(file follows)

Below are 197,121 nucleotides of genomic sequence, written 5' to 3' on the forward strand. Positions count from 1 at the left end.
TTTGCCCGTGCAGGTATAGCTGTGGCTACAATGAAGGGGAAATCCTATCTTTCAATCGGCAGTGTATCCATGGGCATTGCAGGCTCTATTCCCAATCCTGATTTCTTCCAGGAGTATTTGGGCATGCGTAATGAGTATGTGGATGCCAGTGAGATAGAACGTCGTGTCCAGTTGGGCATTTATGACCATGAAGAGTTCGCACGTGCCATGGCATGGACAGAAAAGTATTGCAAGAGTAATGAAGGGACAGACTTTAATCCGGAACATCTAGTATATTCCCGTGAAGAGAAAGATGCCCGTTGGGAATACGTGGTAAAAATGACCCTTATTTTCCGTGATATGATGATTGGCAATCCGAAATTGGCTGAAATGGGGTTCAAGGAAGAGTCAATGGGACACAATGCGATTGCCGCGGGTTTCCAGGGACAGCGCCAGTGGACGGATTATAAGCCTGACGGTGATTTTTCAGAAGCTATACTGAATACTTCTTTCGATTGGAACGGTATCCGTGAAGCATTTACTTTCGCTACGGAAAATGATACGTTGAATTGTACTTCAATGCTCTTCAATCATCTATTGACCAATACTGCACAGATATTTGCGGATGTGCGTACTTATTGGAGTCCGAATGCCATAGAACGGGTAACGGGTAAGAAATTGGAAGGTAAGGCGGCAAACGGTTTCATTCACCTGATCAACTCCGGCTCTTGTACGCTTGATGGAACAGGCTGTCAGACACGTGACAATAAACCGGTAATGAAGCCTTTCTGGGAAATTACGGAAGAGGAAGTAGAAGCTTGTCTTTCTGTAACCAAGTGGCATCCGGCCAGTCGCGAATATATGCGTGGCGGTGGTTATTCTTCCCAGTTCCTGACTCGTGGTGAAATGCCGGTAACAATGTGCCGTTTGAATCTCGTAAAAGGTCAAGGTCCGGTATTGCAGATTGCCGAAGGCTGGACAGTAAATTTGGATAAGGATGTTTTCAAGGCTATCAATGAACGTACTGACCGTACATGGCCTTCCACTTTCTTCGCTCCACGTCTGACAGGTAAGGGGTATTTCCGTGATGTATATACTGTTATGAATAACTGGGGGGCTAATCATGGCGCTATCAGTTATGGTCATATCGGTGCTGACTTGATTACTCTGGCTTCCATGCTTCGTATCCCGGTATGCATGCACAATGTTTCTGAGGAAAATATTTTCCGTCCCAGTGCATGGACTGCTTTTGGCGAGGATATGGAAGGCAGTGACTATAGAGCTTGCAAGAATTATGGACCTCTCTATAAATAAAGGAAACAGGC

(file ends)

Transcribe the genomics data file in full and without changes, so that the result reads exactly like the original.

Below are 197,121 nucleotides of genomic sequence, written 5' to 3' on the forward strand. Positions count from 1 at the left end.
TTTGCCCGTGCAGGTATAGCTGTGGCTACAATGAAGGGGAAATCCTATCTTTCAATCGGCAGTGTATCCATGGGCATTGCAGGCTCTATTCCCAATCCTGATTTCTTCCAGGAGTATTTGGGCATGCGTAATGAGTATGTGGATGCCAGTGAGATAGAACGTCGTGTCCAGTTGGGCATTTATGACCATGAAGAGTTCGCACGTGCCATGGCATGGACAGAAAAGTATTGCAAGAGTAATGAAGGGACAGACTTTAATCCGGAACATCTAGTATATTCCCGTGAAGAGAAAGATGCCCGTTGGGAATACGTGGTAAAAATGACCCTTATTTTCCGTGATATGATGATTGGCAATCCGAAATTGGCTGAAATGGGGTTCAAGGAAGAGTCAATGGGACACAATGCGATTGCCGCGGGTTTCCAGGGACAGCGCCAGTGGACGGATTATAAGCCTGACGGTGATTTTTCAGAAGCTATACTGAATACTTCTTTCGATTGGAACGGTATCCGTGAAGCATTTACTTTCGCTACGGAAAATGATACGTTGAATTGTACTTCAATGCTCTTCAATCATCTATTGACCAATACTGCACAGATATTTGCGGATGTGCGTACTTATTGGAGTCCGAATGCCATAGAACGGGTAACGGGTAAGAAATTGGAAGGTAAGGCGGCAAACGGTTTCATTCACCTGATCAACTCCGGCTCTTGTACGCTTGATGGAACAGGCTGTCAGACACGTGACAATAAACCGGTAATGAAGCCTTTCTGGGAAATTACGGAAGAGGAAGTAGAAGCTTGTCTTTCTGTAACCAAGTGGCATCCGGCCAGTCGCGAATATATGCGTGGCGGTGGTTATTCTTCCCAGTTCCTGACTCGTGGTGAAATGCCGGTAACAATGTGCCGTTTGAATCTCGTAAAAGGTCAAGGTCCGGTATTGCAGATTGCCGAAGGCTGGACAGTAAATTTGGATAAGGATGTTTTCAAGGCTATCAATGAACGTACTGACCGTACATGGCCTTCCACTTTCTTCGCTCCACGTCTGACAGGTAAGGGGTATTTCCGTGATGTATATACTGTTATGAATAACTGGGGGGCTAATCATGGCGCTATCAGTTATGGTCATATCGGTGCTGACTTGATTACTCTGGCTTCCATGCTTCGTATCCCGGTATGCATGCACAATGTTTCTGAGGAAAATATTTTCCGTCCCAGTGCATGGACTGCTTTTGGCGAGGATATGGAAGGCAGTGACTATAGAGCTTGCAAGAATTATGGACCTCTCTATAAATAAAGGAAACAGGC